The Parliament of New Zealand enacts as follows:
This Act is the Resource Management Amendment Act 2016.
This Act comes into force on 1 March 2017.
This Act amends the Resource Management Act 1991 (the principal Act).
In section 2(1), insert in its appropriate alphabetical order:
lawyer has the meaning given to it by section 6 of the Lawyers and Conveyancers Act 2006
After section 250(4), insert:
The Attorney-General must publish information explaining his or her process for—
seeking expressions of interest for the appointment of Environment Judges and alternate Environment Judges; and
nominating a person for appointment as an Environment Judge or an alternate Environment Judge.
Environment Judges and alternate Environment Judges must not practise as lawyers.
After section 250, insert:
Environment Judges and alternate Environment Judges must not undertake any other paid employment or hold any other office (whether paid or not) without the approval of the Principal Environment Judge.
An approval under subsection (1) may be given only if the Principal Environment Judge is satisfied that undertaking the employment or holding the office is consistent with the Judge’s judicial office.
However, subsection (1) does not apply to another office if an enactment permits or requires the office to be held by a Judge.
The Chief Justice must develop and publish a protocol containing guidance on—
the employment, or types of employment, that he or she considers may be undertaken consistent with being an Environment Judge or alternate Environment Judge; and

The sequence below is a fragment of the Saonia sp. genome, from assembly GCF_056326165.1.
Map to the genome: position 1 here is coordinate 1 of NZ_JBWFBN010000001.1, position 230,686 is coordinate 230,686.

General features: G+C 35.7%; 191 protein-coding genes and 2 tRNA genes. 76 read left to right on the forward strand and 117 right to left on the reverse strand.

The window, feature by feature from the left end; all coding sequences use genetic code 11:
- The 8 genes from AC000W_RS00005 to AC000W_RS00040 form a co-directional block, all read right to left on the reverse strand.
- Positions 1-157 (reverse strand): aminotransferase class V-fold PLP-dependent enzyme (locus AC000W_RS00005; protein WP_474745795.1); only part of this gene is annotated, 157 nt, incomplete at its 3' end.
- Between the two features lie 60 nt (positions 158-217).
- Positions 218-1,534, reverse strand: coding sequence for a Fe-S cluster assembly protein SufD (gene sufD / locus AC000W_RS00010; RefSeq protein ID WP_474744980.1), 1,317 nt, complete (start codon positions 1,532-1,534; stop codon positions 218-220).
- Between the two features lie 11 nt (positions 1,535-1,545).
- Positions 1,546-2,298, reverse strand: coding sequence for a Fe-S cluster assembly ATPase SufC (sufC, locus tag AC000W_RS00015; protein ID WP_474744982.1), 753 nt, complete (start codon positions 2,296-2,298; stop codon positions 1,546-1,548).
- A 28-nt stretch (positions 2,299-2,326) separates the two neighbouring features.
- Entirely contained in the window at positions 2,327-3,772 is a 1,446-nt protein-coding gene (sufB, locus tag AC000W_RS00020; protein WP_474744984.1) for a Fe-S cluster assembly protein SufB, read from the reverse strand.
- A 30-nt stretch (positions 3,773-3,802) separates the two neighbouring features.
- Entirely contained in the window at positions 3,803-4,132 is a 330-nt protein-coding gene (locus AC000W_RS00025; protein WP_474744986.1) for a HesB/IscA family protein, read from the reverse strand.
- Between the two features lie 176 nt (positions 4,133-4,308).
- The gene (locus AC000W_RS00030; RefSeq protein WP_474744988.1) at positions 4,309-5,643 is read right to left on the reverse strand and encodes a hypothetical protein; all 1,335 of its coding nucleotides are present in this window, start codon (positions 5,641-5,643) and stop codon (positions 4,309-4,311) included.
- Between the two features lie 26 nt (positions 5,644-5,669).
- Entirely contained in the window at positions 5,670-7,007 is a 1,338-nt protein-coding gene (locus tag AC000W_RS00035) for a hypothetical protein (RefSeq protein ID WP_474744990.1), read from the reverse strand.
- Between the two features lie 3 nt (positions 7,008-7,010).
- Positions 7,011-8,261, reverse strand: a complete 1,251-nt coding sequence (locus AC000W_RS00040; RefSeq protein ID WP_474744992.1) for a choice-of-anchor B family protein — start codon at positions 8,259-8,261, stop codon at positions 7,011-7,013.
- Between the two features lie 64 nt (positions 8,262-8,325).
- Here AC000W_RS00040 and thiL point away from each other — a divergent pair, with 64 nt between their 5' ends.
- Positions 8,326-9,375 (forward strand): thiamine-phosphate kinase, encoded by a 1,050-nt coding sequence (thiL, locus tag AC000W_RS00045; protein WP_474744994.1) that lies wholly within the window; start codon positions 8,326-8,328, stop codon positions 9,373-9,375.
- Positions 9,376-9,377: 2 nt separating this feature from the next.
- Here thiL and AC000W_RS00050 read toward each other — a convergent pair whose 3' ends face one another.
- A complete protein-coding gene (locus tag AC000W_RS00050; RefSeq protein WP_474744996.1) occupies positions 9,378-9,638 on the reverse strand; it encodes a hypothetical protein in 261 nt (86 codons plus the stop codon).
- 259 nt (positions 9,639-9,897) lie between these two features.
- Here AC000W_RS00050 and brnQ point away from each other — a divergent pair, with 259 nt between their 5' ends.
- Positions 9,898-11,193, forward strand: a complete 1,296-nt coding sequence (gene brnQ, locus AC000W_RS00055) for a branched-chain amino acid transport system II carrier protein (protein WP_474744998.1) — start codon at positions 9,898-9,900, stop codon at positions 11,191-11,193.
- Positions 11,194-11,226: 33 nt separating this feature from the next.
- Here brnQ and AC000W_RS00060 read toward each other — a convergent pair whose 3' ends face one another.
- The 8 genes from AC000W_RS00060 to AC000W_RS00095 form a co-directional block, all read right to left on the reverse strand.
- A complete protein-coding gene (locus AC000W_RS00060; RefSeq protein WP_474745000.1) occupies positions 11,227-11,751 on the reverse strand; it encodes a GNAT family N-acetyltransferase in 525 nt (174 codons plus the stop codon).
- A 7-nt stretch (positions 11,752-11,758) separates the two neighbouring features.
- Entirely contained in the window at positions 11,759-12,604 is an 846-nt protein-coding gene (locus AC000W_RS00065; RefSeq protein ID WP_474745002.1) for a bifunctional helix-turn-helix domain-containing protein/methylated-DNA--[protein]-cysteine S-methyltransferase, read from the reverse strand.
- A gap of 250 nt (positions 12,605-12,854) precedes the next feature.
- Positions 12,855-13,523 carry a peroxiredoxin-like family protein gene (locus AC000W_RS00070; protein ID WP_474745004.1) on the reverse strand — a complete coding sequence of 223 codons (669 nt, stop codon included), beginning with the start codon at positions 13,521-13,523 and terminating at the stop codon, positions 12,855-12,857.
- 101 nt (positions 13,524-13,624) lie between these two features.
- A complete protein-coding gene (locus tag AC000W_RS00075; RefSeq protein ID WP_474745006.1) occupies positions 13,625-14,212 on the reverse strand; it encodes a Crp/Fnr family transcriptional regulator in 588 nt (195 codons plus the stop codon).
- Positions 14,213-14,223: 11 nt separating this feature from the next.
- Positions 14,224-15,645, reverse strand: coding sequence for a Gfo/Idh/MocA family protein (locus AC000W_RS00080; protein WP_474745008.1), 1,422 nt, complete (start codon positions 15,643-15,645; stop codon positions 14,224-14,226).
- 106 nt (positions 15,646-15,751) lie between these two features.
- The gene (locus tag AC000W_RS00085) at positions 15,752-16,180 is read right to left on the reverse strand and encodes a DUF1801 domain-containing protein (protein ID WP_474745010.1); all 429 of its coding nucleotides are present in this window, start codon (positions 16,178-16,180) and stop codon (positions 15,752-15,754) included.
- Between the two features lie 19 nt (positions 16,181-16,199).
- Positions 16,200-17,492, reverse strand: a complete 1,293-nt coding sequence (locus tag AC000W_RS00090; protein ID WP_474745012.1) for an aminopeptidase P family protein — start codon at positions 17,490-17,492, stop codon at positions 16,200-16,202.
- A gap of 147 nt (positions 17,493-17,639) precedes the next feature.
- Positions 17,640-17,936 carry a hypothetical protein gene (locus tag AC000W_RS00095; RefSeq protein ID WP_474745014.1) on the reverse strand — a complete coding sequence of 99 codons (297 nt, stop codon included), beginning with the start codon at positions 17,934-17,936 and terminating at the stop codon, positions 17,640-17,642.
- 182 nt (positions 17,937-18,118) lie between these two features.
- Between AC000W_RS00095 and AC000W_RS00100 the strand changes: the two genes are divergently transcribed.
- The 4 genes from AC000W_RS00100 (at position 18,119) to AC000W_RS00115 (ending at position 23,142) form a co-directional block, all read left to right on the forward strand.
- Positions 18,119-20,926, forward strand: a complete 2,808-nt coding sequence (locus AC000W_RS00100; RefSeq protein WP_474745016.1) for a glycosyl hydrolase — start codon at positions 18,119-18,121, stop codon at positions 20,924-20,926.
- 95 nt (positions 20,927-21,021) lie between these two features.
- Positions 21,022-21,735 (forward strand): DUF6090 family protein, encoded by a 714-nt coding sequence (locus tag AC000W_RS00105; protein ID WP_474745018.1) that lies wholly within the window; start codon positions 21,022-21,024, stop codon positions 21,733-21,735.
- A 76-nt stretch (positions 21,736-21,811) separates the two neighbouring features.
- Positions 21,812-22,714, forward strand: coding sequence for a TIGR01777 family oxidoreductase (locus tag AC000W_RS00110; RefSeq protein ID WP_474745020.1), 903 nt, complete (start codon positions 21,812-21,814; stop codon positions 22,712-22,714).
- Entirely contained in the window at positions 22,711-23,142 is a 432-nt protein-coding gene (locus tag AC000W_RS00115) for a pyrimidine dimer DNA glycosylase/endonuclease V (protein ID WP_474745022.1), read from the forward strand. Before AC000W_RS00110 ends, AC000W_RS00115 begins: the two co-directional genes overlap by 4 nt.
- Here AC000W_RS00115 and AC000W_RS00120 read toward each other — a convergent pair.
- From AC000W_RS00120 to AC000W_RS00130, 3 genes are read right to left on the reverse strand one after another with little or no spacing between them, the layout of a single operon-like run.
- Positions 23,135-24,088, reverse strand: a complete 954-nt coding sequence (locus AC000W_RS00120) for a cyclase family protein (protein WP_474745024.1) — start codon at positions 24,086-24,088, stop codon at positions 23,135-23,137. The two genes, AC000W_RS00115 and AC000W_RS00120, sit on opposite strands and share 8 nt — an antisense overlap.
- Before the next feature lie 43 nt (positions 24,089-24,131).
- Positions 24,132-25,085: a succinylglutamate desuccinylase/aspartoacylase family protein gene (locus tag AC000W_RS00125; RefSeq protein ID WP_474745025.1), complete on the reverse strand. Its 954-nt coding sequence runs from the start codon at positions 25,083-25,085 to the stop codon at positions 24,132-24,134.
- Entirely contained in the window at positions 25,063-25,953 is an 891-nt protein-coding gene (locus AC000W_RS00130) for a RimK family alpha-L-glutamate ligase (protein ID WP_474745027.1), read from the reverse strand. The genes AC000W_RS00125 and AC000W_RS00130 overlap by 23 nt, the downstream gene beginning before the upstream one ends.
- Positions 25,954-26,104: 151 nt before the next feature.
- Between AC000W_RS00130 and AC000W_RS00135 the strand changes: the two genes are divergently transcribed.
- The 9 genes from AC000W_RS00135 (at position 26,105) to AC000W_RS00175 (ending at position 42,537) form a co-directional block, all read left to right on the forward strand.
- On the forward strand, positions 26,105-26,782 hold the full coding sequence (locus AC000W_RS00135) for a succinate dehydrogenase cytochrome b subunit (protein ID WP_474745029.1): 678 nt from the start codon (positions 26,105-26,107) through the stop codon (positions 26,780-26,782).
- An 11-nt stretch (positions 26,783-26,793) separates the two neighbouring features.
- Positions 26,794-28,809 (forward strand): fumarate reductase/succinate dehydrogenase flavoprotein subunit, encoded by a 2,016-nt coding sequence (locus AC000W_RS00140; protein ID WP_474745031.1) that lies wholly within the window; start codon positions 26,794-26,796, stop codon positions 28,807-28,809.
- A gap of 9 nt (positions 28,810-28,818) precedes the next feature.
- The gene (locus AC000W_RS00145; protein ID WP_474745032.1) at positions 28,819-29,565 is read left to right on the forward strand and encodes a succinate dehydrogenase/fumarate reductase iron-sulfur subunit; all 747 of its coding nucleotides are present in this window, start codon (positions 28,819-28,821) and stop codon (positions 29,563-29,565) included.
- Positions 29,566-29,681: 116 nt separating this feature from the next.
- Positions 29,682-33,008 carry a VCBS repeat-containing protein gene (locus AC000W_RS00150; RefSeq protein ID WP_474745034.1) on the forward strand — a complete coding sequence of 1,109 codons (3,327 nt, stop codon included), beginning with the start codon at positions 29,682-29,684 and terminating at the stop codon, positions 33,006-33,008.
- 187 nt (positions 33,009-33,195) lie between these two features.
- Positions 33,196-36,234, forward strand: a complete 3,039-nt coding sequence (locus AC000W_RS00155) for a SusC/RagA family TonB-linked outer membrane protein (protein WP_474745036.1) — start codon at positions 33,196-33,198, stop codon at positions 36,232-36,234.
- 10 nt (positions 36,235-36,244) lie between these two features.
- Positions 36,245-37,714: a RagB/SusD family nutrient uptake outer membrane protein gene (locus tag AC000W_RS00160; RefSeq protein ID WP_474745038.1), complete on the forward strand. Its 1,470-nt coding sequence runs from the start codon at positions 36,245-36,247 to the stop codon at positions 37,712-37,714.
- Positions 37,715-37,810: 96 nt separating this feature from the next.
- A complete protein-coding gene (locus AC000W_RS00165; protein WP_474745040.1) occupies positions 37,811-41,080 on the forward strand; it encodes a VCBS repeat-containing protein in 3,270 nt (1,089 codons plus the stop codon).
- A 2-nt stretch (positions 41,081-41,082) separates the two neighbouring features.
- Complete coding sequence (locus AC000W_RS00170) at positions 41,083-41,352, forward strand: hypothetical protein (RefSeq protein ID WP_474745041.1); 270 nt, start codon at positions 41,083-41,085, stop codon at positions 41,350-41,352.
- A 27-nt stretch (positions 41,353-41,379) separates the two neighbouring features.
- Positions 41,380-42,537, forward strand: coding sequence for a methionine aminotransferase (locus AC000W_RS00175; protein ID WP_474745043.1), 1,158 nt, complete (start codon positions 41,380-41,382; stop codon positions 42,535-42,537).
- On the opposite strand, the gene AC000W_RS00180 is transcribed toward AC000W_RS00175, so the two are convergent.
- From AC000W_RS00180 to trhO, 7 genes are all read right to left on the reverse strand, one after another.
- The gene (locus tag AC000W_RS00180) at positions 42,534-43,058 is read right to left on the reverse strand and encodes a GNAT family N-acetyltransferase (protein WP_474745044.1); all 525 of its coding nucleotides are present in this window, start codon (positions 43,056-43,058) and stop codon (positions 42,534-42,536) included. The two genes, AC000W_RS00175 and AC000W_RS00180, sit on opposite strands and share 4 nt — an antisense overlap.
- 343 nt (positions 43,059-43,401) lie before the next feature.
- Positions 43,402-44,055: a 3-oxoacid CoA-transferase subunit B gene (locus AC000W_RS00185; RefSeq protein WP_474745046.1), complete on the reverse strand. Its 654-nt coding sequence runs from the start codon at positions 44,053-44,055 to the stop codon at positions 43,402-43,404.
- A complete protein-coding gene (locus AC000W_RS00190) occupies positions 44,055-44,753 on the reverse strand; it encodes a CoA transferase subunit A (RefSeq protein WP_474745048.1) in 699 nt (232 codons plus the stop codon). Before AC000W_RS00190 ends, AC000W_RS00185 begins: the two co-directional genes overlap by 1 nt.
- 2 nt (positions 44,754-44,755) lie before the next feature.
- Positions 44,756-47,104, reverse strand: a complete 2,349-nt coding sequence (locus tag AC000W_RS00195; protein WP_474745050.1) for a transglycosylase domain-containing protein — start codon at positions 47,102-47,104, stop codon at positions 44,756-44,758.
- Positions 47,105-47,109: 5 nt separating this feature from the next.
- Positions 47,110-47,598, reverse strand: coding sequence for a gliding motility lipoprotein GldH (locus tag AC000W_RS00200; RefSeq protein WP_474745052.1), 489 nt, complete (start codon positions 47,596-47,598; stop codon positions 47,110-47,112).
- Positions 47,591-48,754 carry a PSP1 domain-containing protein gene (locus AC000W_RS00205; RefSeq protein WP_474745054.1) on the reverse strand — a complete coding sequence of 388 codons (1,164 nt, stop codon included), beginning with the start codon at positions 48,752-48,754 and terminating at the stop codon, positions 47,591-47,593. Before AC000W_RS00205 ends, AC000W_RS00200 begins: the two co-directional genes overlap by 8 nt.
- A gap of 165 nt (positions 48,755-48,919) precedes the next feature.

the offices, or types of offices, that he or she considers may be held consistent with being an Environment Judge or alternate Environment Judge.
The Chief Justice may develop and publish a protocol under subsection (1) only after consultation with the Principal Environment Judge.
Replace section 282 with:
This section applies if any person—
wilfully insults an Environment Judge, an alternate Environment Judge, an Environment Commissioner, a Registrar of the court, any other officer of the court, any special adviser to the court, or any witness during his or her sitting or attendance in court, or in going to or returning from the court; or
wilfully interrupts the proceedings of the court or otherwise misbehaves in court; or
wilfully and without lawful excuse disobeys any order or direction of the court in the course of any proceedings.
If this section applies,—
any constable or officer of the court, with or without the assistance of any other person, may, by order of an Environment Judge, take the person into custody and detain him or her until the rising of the court; and
the Environment Judge may, if he or she thinks fit, sentence the person to—
imprisonment for a period not exceeding 3 months; or
a fine not exceeding $1,000 for each offence.
Nothing in this section limits or affects any power or authority of the court to punish any person for contempt of court in any case to which this section does not apply.
Compare: 2011 No 81 s 365
After section 288, insert:
The Principal Environment Judge must, in consultation with the Chief Justice,—
publish information about the process by which parties to proceedings before the court may obtain information about the status of any reserved judgment in those proceedings; and
periodically publish information about the number of judgments of the court that he or she considers are outstanding beyond a reasonable time for delivery; and
publish information about reserved judgments that he or she considers is useful.
The Principal Environment Judge must, in consultation with the Chief Justice, develop and publish guidelines to assist Judges to decide if they should recuse themselves from a proceeding.